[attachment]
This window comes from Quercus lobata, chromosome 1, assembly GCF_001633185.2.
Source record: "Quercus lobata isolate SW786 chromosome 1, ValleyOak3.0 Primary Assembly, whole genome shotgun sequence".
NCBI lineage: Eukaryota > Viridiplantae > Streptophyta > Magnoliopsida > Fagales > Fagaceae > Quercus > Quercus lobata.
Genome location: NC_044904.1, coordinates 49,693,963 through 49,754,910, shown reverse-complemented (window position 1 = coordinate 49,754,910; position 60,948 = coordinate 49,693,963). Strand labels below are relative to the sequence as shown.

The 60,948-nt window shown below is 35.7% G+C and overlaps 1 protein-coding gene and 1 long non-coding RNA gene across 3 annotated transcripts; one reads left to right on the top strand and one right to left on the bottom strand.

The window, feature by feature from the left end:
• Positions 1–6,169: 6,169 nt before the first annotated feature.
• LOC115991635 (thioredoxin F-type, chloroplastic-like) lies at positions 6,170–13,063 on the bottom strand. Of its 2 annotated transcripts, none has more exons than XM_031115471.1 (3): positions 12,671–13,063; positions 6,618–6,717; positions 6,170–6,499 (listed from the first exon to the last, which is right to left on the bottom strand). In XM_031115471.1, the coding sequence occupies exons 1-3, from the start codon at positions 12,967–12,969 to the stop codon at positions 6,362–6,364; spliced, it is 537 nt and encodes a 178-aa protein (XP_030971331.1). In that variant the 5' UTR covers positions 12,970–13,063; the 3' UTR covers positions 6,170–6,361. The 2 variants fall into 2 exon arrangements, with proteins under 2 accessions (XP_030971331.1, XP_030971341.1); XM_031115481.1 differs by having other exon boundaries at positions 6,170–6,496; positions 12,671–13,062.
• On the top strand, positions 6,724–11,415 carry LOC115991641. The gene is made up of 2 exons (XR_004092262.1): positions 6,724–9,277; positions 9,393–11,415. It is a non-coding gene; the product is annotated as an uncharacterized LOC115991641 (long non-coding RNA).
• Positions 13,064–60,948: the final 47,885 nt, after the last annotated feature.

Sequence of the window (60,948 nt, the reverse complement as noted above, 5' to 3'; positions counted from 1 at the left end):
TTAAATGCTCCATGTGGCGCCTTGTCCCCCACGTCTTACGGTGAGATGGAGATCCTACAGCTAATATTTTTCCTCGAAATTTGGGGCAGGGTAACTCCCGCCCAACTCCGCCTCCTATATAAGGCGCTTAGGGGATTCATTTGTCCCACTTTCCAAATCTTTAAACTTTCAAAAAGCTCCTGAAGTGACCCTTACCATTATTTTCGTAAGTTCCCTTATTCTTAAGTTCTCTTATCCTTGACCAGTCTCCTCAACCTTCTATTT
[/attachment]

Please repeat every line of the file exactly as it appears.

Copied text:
This window comes from Quercus lobata, chromosome 1, assembly GCF_001633185.2.
Source record: "Quercus lobata isolate SW786 chromosome 1, ValleyOak3.0 Primary Assembly, whole genome shotgun sequence".
NCBI lineage: Eukaryota > Viridiplantae > Streptophyta > Magnoliopsida > Fagales > Fagaceae > Quercus > Quercus lobata.
Genome location: NC_044904.1, coordinates 49,693,963 through 49,754,910, shown reverse-complemented (window position 1 = coordinate 49,754,910; position 60,948 = coordinate 49,693,963). Strand labels below are relative to the sequence as shown.

The 60,948-nt window shown below is 35.7% G+C and overlaps 1 protein-coding gene and 1 long non-coding RNA gene across 3 annotated transcripts; one reads left to right on the top strand and one right to left on the bottom strand.

The window, feature by feature from the left end:
• Positions 1–6,169: 6,169 nt before the first annotated feature.
• LOC115991635 (thioredoxin F-type, chloroplastic-like) lies at positions 6,170–13,063 on the bottom strand. Of its 2 annotated transcripts, none has more exons than XM_031115471.1 (3): positions 12,671–13,063; positions 6,618–6,717; positions 6,170–6,499 (listed from the first exon to the last, which is right to left on the bottom strand). In XM_031115471.1, the coding sequence occupies exons 1-3, from the start codon at positions 12,967–12,969 to the stop codon at positions 6,362–6,364; spliced, it is 537 nt and encodes a 178-aa protein (XP_030971331.1). In that variant the 5' UTR covers positions 12,970–13,063; the 3' UTR covers positions 6,170–6,361. The 2 variants fall into 2 exon arrangements, with proteins under 2 accessions (XP_030971331.1, XP_030971341.1); XM_031115481.1 differs by having other exon boundaries at positions 6,170–6,496; positions 12,671–13,062.
• On the top strand, positions 6,724–11,415 carry LOC115991641. The gene is made up of 2 exons (XR_004092262.1): positions 6,724–9,277; positions 9,393–11,415. It is a non-coding gene; the product is annotated as an uncharacterized LOC115991641 (long non-coding RNA).
• Positions 13,064–60,948: the final 47,885 nt, after the last annotated feature.

Sequence of the window (60,948 nt, the reverse complement as noted above, 5' to 3'; positions counted from 1 at the left end):
TTAAATGCTCCATGTGGCGCCTTGTCCCCCACGTCTTACGGTGAGATGGAGATCCTACAGCTAATATTTTTCCTCGAAATTTGGGGCAGGGTAACTCCCGCCCAACTCCGCCTCCTATATAAGGCGCTTAGGGGATTCATTTGTCCCACTTTCCAAATCTTTAAACTTTCAAAAAGCTCCTGAAGTGACCCTTACCATTATTTTCGTAAGTTCCCTTATTCTTAAGTTCTCTTATCCTTGACCAGTCTCCTCAACCTTCTATTT